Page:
Si Boru Sangkar Sodalahi calmly listened to all this abuse, then said: "I have come to bring you something!"
They answered: "We do not need anything from you. Wait, until we come to your place to get what we need—your head and that of your husband!"
Si Boru Sangkar Sodalahi said: "I am only a woman. Open the gate, let me come in. I carry something that I wish to deliver that is most important for you. When I have given it to you, do what you want with me. I must and will speak with the marga tonight, to hand over something of great value to your descendants! Don't be afraid! As you see, I am alone and I will not leave before I am permitted to enter, even if I must wait until morning when you will no longer be able to deny me entrance! So why not now?"
The watchmen awakened the adat chief (wali-adat), to confer. It was decided to permit the woman to enter and deliver what she carried. The gate was opened for Si Boru Sangkar Sodalahi. She was taken to the adat house where men were waiting and a torch had been lighted.
On arriving there, she was invited to convey the matter [to the marga]. While standing, Si Boru Sangkar Sodalahi said: "Tonight I bring back your ancestor, returned home to this house, to discharge the moral obligation that fell upon all your heads!"
She then removed the [cloth] sling and displayed the skull of her ex-husband to those present, saying: "This is the revered, whose honor I have redeemed!" Then—while opening the [matting] package that she had laid down—"Witness now the ransom that I bring to you, the token of my inner sincerity concerning all my transgressions against the souls of the ancestors. You are now witnesses whether I am a traitor or a wife loyal unto death! Witness who has taken revenge on your behalf."
Those present were incapable of answering her, moved to tears as they looked at Si Boru Sangkar Sodalahi, and at the skull on top of the blessing shawl.
The adat chief finally said: "Surely you have given certain proof of your loyalty! You have redeemed our honor and your own. Tell us, what is it that you want us to do?"
Si Boru Sangkar Sodalahi said: "There is nothing that I want for myself alone, because whatever happens it is not proper that I be forgiven. I have only one request—for the sake of the law of life—the law of our ancestors—I ask that the child in my womb be accepted by the marga and be treated after it is born as its own child. This is my sole wish, so that I may follow my own destiny. So that your heart is at peace and the vengeance and hatred are erased for ever!"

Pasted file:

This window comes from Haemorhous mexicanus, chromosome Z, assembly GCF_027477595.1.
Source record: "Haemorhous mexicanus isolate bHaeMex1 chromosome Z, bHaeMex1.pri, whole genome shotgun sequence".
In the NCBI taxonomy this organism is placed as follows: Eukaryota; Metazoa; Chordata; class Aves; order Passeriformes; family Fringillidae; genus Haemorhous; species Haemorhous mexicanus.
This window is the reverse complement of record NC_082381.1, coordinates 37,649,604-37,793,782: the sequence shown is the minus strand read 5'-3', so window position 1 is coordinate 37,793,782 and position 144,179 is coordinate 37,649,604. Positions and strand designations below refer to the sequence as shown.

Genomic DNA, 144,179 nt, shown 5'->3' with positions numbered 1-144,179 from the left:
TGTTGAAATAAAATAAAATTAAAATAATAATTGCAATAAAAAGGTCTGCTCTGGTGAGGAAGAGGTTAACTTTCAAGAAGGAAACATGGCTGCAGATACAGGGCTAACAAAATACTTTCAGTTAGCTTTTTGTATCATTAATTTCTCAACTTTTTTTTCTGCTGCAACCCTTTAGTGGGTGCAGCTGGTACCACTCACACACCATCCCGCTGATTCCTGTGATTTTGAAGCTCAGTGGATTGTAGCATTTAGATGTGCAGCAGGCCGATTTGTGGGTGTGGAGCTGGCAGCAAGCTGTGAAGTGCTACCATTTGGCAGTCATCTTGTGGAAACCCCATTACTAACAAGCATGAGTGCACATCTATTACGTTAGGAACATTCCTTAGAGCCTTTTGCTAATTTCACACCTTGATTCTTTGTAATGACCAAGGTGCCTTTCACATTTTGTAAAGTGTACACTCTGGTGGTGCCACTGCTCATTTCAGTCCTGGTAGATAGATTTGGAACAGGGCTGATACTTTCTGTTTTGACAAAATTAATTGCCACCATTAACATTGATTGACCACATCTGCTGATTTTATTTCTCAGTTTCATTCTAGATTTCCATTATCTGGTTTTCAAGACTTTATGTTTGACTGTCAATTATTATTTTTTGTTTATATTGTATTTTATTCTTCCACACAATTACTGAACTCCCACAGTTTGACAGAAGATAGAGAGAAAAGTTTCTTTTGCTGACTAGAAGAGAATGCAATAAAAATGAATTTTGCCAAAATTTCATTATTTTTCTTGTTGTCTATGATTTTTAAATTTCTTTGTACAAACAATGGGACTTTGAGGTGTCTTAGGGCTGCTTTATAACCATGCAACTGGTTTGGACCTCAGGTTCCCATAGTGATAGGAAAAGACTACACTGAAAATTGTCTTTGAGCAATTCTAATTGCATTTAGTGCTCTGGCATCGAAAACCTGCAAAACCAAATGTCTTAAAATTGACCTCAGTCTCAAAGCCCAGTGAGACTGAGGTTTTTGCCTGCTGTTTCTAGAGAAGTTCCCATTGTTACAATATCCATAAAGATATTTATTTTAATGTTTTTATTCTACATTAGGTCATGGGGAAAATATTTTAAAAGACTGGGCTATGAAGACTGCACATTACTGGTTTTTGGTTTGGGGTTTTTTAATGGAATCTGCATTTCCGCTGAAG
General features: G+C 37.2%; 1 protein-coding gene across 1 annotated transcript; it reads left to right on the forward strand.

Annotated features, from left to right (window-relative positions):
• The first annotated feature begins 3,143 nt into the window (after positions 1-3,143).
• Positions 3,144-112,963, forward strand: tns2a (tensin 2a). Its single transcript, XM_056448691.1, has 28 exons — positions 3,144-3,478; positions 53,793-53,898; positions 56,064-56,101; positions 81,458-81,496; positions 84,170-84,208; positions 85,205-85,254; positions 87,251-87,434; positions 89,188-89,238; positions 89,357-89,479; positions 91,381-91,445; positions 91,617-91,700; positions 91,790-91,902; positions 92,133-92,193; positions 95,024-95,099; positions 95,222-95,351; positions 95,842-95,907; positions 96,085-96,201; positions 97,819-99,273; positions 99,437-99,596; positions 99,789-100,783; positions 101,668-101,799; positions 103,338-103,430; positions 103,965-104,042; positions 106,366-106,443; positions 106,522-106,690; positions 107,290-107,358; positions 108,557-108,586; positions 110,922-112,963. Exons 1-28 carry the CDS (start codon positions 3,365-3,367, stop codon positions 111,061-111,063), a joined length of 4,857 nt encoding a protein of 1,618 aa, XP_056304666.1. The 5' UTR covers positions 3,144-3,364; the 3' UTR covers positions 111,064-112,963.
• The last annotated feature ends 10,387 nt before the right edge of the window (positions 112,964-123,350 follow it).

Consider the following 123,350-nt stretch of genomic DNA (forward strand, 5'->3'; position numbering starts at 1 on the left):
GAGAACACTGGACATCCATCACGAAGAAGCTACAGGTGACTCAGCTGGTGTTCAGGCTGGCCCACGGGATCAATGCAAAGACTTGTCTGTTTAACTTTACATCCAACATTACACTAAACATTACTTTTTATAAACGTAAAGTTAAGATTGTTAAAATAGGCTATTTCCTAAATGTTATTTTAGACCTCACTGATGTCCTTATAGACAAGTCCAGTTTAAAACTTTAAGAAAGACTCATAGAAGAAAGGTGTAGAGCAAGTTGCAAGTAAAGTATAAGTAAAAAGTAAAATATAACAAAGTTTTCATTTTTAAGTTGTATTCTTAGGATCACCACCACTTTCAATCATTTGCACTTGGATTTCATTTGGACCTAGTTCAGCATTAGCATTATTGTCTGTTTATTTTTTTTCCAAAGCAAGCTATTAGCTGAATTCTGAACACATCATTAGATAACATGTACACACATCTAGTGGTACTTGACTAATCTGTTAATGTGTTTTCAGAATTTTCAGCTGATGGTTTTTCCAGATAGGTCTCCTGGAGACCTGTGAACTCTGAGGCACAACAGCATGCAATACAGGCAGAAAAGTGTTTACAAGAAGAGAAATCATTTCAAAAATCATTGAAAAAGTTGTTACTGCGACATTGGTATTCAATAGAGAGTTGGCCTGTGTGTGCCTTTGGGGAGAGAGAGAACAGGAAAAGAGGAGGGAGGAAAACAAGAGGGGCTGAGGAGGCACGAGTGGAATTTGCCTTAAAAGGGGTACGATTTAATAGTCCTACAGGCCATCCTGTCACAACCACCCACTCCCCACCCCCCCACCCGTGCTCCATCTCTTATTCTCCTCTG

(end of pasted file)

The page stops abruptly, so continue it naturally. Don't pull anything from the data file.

Hearing this the adat chief said: "Forgive us all! You are truly brave, a woman with a hero's soul. Stay with the margal From now on, your place in the marga is restored! From now on, you are truly our hero for all ages. We welcome you again to the marga's circle, witnessed by the Great Creator and the departed spirits of the ancestors, and I declare that truly, we will accept the child that you carry in your womb, whether male or female, as our own flesh and blood because it is the fruit of the whispering of the spirits of our ancestors.
Not long afterwards an adat ceremony was performed to proclaim and confirm the binding nature of this declaration. Si Boru Sangkar Sodalahi gave birth to a son. The child was given the name Si Marsaitan.
Si Boru Sangkar Sodalahi, noted in the genealogy as a principal ancestor, with the title Si Ulubalang Soba, occupies the highest place among the eternally-living gods, and continues to regulate the fate of her descendants in this middle world forever.
(As told by Sitor Situmorang 3) in Sitor Situmorang Poet of Lake Toba, translator A.L. Reber)
1) Tuan Sipallat the original name of Situmorang Suhut Nihuta
2) The other six brothers of Suhut Nihuta are:
- Situmorang Lumbanpande,
- Situmorang Lumban Nahor,
- Situmorang Tuan Ringo (Siringoringo),
- Sitohang Darimangambat,
- Sitohang Raja Itubungnga,
- Sitohang Ompu Bonanionan.
3) Sitor Situmorang, a renowned poet from Harianboho Samosir, is 12th generation of Simarsaitan.